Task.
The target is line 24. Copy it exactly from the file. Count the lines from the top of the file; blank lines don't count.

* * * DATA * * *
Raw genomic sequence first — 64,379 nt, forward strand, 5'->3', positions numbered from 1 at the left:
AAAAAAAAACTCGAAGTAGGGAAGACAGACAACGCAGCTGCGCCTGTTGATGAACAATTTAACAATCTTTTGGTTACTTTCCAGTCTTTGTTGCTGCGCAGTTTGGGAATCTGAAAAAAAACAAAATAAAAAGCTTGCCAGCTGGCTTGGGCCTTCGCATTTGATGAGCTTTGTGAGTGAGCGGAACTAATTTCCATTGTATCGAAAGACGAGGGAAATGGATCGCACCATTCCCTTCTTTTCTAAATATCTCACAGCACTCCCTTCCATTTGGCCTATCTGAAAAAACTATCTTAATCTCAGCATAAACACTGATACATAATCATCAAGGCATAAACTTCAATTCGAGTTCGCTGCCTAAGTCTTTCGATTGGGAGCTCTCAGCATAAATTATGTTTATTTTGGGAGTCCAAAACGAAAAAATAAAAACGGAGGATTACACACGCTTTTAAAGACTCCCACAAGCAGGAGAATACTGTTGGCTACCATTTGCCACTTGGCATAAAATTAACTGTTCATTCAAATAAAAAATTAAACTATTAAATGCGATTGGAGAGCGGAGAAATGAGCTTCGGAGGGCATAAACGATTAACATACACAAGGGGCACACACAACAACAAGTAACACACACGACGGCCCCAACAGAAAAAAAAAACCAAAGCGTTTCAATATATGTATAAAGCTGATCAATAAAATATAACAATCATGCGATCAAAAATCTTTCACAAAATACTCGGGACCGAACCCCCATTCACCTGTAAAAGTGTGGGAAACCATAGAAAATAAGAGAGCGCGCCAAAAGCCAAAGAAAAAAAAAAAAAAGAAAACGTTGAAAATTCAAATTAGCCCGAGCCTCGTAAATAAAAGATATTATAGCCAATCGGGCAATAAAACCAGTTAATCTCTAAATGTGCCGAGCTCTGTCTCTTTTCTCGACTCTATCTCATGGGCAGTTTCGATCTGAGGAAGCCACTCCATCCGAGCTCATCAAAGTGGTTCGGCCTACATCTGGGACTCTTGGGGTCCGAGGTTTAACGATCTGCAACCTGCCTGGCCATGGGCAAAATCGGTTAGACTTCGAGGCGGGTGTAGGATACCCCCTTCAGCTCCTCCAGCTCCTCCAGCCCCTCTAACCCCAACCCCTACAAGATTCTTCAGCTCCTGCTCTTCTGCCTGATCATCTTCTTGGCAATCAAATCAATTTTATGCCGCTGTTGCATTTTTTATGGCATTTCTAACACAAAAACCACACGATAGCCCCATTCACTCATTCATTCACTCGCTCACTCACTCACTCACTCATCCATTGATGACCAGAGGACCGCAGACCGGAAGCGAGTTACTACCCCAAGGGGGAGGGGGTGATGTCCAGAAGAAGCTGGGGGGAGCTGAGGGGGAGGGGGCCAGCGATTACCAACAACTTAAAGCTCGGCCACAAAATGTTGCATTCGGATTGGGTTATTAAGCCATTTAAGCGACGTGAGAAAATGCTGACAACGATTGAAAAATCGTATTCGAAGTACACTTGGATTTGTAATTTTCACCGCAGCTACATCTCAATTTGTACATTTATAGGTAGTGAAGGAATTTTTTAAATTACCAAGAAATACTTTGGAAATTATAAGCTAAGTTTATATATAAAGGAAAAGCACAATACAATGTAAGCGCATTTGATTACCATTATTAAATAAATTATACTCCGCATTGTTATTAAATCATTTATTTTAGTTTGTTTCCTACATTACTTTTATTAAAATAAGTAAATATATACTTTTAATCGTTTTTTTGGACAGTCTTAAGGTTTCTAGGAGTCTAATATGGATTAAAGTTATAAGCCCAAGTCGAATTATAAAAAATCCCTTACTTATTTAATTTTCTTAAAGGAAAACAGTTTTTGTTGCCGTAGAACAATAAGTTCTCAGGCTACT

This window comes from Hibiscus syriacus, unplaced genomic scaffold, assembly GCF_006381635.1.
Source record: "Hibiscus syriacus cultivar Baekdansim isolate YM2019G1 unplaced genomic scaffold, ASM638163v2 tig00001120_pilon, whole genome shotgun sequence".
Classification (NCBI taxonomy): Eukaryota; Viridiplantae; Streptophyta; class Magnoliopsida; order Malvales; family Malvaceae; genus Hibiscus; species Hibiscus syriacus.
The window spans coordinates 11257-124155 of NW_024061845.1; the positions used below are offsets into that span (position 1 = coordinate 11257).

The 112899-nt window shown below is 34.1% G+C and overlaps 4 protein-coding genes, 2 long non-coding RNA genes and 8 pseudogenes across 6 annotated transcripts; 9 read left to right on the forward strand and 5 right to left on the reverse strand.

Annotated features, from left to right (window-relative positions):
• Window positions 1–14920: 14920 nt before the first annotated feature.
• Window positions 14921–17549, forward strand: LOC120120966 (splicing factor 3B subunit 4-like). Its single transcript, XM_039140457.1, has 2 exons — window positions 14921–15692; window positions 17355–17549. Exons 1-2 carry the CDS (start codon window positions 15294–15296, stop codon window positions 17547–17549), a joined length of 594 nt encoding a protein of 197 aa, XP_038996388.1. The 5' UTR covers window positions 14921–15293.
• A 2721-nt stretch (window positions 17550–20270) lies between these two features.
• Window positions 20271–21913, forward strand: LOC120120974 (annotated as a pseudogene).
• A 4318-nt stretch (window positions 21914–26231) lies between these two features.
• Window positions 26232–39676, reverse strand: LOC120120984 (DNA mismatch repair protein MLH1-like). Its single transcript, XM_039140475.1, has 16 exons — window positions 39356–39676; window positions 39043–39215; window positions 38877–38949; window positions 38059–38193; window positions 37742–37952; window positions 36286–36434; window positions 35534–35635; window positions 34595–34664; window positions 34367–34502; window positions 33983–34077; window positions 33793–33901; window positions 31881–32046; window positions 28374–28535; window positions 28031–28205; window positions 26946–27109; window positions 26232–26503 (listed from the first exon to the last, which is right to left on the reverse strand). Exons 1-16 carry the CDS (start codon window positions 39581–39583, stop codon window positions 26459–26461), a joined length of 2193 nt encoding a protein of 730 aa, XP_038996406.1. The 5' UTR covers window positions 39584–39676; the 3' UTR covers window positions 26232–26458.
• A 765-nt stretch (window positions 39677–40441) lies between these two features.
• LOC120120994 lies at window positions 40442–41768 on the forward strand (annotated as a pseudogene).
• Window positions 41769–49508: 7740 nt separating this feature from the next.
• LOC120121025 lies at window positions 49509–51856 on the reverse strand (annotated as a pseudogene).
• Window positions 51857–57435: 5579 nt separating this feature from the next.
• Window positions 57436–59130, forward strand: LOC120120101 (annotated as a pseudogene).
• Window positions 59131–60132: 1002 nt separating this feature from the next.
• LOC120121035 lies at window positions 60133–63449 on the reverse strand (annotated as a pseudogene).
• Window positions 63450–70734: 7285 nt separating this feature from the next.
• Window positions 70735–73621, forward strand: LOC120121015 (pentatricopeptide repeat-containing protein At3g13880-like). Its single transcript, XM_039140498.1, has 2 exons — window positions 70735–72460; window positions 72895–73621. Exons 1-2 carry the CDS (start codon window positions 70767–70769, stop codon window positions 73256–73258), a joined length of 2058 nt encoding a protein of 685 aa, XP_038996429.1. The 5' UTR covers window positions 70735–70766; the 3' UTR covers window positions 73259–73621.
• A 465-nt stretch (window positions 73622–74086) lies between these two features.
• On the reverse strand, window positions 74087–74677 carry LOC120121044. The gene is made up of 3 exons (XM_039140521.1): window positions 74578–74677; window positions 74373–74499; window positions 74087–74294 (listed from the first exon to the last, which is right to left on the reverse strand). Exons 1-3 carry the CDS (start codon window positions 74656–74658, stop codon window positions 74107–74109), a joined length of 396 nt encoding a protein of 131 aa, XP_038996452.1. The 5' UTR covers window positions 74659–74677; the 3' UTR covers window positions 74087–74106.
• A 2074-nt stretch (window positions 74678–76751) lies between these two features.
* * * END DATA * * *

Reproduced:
• Window positions 70735–73621, forward strand: LOC120121015 (pentatricopeptide repeat-containing protein At3g13880-like). Its single transcript, XM_039140498.1, has 2 exons — window positions 70735–72460; window positions 72895–73621. Exons 1-2 carry the CDS (start codon window positions 70767–70769, stop codon window positions 73256–73258), a joined length of 2058 nt encoding a protein of 685 aa, XP_038996429.1. The 5' UTR covers window positions 70735–70766; the 3' UTR covers window positions 73259–73621.